Happiness is a lot like the elusive butterfly, we often see glimpses of it and sometimes it rests gently with us for a longer period of time, but there is much difficulty in trying to capture it permanently. Why is this, many of us wonder. Why is something which we want so badly so hard to grasp and then hang on to? Could it be that in the process of so actively pursuing it, we chase it further and further away?
Working out in the garden, I am sometimes pleasantly surprised when a ladybug or a beautiful winged insect of one type or another lands on my arm as I’m digging in the weeds or watering the flowers. I pause quietly to enjoy the moment, that brief commune with nature because I know that if I make a sudden move or reach for the lovely visitor he will quickly fly away. I wonder if the same cannot be said for the pursuit of happiness, perhaps if we are busy doing other worthwhile things it will simply come to us; and likewise, if we spend our time and means and effort trying to seize this very desirable commodity, will it become all the more evasive to our grasp?
As I think about the people I know who I consider to be among the happiest, typically, they are those who are rather unassuming, modest in dress and lifestyle and usually very actively engaged in one type of service or another. They seem to consider the needs of others before even their own. Instead of feeling deprived, they seem to be enriched because of their approach to life. On the other hand, when I consider friends who are less than thrilled with the lives they are leading, they appear to have a different agenda. They seem to be more concerned about getting ahead and making sure they receive what they perceive as their fair share. Although they may have plenty of money and opportunity and other things that could be considered the making of the “good life”, they don’t exude happiness. Much to the contrary.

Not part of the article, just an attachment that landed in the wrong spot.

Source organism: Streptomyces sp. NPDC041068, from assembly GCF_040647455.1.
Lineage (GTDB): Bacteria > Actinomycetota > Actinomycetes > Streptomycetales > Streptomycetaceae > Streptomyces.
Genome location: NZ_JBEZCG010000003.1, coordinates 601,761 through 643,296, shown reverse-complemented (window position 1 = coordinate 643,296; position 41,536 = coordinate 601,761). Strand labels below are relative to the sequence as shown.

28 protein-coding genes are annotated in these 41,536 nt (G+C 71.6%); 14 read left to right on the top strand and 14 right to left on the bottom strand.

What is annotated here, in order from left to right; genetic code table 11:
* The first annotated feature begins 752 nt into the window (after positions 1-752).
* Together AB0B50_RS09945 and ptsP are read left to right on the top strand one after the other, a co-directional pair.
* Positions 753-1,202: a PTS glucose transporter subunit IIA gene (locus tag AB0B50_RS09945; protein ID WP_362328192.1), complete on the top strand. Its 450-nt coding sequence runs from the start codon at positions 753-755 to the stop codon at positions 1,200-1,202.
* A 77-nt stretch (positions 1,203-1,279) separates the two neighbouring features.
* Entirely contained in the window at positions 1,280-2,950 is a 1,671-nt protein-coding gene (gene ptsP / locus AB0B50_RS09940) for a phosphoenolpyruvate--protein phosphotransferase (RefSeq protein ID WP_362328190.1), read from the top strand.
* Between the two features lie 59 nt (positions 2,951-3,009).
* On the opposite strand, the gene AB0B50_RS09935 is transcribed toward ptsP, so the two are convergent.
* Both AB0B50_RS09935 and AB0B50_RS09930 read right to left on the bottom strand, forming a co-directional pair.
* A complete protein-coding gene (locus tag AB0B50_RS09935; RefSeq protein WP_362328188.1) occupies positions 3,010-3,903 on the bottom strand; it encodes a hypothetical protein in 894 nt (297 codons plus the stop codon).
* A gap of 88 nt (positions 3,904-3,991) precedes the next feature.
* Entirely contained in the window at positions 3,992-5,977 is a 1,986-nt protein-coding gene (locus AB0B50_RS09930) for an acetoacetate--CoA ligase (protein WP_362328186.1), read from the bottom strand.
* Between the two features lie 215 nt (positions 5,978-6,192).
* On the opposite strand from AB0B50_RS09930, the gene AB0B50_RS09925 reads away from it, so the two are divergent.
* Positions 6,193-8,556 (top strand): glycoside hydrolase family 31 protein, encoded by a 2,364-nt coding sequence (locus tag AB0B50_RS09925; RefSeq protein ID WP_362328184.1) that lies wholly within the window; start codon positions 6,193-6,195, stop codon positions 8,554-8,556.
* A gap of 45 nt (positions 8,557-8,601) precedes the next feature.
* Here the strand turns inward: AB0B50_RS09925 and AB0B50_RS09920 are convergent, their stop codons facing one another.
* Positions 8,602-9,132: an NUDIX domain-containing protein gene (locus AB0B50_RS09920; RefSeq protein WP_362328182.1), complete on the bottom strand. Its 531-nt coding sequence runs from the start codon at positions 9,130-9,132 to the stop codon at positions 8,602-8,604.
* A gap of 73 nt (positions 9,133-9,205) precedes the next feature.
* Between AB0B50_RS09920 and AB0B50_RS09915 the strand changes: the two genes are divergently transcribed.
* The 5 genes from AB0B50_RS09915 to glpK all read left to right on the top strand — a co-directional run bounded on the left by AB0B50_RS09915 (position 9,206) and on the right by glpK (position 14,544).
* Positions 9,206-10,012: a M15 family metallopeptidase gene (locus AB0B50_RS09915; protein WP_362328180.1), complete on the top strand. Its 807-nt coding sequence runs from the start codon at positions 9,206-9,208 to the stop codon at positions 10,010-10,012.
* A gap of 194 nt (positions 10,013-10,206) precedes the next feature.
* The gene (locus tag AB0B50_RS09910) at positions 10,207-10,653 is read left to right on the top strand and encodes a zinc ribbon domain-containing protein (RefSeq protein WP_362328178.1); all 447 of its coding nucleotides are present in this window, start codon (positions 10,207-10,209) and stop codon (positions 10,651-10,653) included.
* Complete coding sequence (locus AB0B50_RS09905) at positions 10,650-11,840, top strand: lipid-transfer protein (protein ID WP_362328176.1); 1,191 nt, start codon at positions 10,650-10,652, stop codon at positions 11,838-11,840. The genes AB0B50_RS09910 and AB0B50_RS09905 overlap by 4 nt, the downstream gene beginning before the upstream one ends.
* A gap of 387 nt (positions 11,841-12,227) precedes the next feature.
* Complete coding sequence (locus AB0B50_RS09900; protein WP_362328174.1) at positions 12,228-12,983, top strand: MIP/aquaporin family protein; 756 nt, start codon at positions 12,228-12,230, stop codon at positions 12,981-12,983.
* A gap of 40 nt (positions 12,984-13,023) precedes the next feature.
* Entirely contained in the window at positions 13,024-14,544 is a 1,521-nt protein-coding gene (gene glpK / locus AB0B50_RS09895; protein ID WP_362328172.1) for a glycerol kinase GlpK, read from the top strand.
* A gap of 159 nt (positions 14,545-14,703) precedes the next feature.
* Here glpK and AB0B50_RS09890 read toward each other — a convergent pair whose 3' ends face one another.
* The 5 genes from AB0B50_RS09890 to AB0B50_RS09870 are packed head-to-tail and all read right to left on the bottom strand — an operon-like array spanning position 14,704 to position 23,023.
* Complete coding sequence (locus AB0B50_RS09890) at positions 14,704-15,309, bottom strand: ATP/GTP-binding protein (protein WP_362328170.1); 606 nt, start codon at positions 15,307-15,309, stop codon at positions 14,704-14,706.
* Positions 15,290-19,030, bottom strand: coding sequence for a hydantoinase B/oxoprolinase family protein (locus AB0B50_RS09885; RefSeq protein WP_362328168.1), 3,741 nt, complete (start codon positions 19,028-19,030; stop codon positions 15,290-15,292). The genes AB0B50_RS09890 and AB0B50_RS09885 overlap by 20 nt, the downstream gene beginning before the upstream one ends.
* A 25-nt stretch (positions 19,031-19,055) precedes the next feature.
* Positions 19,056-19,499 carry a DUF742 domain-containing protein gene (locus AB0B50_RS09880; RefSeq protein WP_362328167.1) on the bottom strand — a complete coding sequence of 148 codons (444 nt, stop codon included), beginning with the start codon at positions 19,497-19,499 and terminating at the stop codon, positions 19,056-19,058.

Much has been written and spoken about this topic and yet the answer to the question, where do we find happiness remains largely unanswered. It’s not a one style will work for everyone kind of thing. Each one must decide for him or herself what it is that brings the most joy and fulfillment and contentment to their lives. Then, perhaps rather than chasing after those things that have been identified, what if we simply busied ourselves with trying to aid others in their needs. There’s a very good chance that the sweet and fleeting “butterfly” of happiness might make his home with us for a while.
Nancy Smith is one of the owners of RobbinsSports.com. an online retailer specializing in volleyball nets and basketball uniforms.